What are the Advantages of Debt Consolidation?
There are some major advantages to consolidating debt, which include:
- Reducing your borrowing costs – A switch to a lower interest rate could massively reduce the amount of interest you pay on your debts, saving you money. This will then free up cash, which can be used profitably elsewhere.
- Getting out of debt faster – When reducing the cost of borrowing, free cash can be used to repay the loan quicker, meaning you’re able to get out of debt faster.
- Simplify your finances – Consolidating multiple monthly payments into one simple payment can make it easier to budget. With less payments to make, it’s easier to understand how much money you have left, without having to check what bills have already been paid, and which are due later in the month.
What are the Disadvantages of Debt Consolidation?
While debt consolidation comes with major benefits, there can also be drawbacks. Here we break down the pros and cons of debt consolidation:
- You may end up paying higher fees – When switching from one lender to another, you may face fees from both, which can wipe out any potential savings.
- You may end up paying more interest – When extending the term of a loan to reduce the repayments, you will usually end up paying more interest, even if the APR is lower.
- Could lead to missed payments – The switch from one lender to another requires careful management and could lead to missed payments if direct debits aren’t set up correctly.
How to Consolidate Your Debt
The best approach to consolidating your debts depends on the type of debt consolidation that you’re planning on applying for. Generally speaking, a debt consolidation loan and credit card balance transfer can be applied for online through a loan comparison tool.
Secured loans can be more complex, so it may beneficial to speak to a secured loan broker, or a mortgage broker if you’re planning to remortgage. They will talk through your requirements and handle the application for you, just be careful of high broker fees, which should ideally be avoided.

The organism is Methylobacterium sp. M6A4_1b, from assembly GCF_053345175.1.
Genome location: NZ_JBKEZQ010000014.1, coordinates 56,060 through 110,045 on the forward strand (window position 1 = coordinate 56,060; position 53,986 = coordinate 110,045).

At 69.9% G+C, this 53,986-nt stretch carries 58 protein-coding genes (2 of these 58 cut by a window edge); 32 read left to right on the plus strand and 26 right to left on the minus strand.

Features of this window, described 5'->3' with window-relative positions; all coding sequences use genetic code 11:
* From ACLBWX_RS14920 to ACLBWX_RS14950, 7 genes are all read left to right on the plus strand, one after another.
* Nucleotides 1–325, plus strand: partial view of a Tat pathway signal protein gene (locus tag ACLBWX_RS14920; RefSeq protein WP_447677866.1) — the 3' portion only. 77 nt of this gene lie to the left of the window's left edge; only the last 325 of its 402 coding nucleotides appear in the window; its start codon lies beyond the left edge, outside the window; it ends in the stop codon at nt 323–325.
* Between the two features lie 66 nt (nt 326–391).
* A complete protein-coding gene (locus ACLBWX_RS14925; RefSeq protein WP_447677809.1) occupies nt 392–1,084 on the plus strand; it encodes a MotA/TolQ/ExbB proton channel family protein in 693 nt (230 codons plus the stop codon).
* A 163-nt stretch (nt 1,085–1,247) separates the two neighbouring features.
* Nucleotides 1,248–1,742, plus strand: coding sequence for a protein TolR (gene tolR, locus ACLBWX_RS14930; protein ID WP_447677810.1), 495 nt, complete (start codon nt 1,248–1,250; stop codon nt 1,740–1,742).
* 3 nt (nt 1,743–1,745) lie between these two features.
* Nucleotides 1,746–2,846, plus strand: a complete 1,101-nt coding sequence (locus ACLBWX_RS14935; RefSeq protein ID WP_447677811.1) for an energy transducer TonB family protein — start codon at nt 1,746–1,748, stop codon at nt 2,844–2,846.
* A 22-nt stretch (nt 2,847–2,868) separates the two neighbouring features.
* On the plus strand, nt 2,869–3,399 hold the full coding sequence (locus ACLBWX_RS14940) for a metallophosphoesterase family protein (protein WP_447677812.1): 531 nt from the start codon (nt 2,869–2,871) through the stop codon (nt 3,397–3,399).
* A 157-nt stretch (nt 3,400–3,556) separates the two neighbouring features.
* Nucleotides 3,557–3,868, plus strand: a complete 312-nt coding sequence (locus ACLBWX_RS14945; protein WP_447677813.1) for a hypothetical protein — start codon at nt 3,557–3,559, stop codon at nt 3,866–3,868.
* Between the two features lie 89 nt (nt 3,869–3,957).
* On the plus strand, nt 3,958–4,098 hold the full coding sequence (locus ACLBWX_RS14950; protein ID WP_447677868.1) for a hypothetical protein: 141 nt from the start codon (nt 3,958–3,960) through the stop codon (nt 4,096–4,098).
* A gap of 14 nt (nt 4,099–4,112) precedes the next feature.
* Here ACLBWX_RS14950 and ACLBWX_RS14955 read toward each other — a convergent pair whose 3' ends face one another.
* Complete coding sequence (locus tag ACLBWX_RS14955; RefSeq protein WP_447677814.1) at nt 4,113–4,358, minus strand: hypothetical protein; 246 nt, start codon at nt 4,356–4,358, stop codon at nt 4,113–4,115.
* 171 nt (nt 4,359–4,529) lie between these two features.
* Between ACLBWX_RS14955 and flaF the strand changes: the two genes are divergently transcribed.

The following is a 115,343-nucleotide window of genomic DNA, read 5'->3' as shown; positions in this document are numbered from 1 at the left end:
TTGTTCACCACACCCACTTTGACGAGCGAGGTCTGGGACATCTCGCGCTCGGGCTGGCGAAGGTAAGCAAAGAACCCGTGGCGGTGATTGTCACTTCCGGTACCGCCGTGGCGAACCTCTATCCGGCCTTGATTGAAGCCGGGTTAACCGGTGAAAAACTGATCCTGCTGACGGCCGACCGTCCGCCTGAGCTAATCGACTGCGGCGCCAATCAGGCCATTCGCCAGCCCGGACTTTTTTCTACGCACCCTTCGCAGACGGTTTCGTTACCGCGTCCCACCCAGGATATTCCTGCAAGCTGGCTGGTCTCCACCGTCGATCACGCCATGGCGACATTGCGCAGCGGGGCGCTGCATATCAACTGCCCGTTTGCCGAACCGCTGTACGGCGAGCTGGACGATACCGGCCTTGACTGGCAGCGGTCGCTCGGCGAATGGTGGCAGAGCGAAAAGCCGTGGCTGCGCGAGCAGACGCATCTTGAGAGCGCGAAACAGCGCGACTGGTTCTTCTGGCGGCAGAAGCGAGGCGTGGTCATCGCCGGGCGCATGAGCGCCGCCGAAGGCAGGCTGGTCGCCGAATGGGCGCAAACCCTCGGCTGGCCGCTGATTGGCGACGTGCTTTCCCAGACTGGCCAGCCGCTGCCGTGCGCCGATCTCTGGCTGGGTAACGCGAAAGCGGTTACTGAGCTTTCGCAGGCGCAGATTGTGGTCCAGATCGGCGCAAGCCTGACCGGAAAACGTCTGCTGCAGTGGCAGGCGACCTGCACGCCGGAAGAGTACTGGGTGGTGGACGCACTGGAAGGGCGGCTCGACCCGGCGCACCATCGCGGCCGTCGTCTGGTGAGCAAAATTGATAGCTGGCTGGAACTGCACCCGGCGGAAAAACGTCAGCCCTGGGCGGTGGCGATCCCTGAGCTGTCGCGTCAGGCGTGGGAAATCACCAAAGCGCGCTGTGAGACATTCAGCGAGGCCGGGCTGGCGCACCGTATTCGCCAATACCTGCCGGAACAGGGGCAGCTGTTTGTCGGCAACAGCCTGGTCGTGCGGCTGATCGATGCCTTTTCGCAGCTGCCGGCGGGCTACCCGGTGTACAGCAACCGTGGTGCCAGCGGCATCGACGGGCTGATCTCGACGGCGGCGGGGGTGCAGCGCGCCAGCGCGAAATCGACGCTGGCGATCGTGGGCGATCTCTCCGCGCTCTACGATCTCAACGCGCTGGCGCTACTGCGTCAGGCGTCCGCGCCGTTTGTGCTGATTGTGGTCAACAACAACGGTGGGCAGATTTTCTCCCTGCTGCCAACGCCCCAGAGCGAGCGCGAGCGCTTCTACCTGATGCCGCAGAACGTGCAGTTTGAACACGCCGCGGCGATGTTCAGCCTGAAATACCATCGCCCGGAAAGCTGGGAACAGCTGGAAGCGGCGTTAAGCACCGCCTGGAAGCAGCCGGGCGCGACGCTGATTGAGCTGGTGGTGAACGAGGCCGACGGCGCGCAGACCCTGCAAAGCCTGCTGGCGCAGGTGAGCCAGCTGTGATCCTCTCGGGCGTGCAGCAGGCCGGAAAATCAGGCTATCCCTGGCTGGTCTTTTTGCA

When should You Consider Debt Consolidation?
Debt consolidation should be considered by anyone who has outstanding debt, as you should always look at ways to save money on your debts. That said, it won’t always be the right option for everyone. There are lots of types of debt and lots of ways to consolidate debt, so you must consider the best approach based on your circumstances.
It’s usually a good idea to consolidate your debts if you’re able to reduce your borrowing costs and save money.
What are the Requirements for Debt Consolidation?
Regardless of the type of loan or credit that you require, there are some common debt consolidation qualifications that each lender will usually require:
- Proof of income – proof of income allows lenders to check that the proposed loan is affordable by checking the proposed repayments against your income.
- A credit check – lenders used a credit check to produce a credit score and ensure that you meet their lending criteria. Should you have any bad credit such as CCJs, defaults or previous bankruptcy, this will reduce your credit score and may mean that you need a bad credit loan.
- Proof of ID – lenders are legally obliged to verify your ID and proof of address, although this can often be done electronically by most lenders.
How does Debt Consolidation Affect Your Credit Score?
Your credit score is a method of assigning a score to borrowers based on the information held on their credit file. Credit scoring isn’t a central system, each lender uses their own formula for scoring credit files. Debt consolidation can improve your credit file in the long term, especially when you consolidate a number of debts into one. That said, your score may temporarily drop initially, before rebounding higher.
What is the Difference between Debt Settlement and Debt Consolidation?
Debt consolidation and debt settlement are two different strategies for improving a borrower’s financial position in the face of debt. Debt settlement involves making an offer to a lender to repay their debt at a level that is lower than the outstanding balance. If an agreement is reached, the lender will close your file on receipt of the reduced settlement.
While your lender may accept this, debt settlement will have a negative impact on your credit file and may make future borrowing more difficult. Debt consolidation is different in that it can actually help to improve your credit history.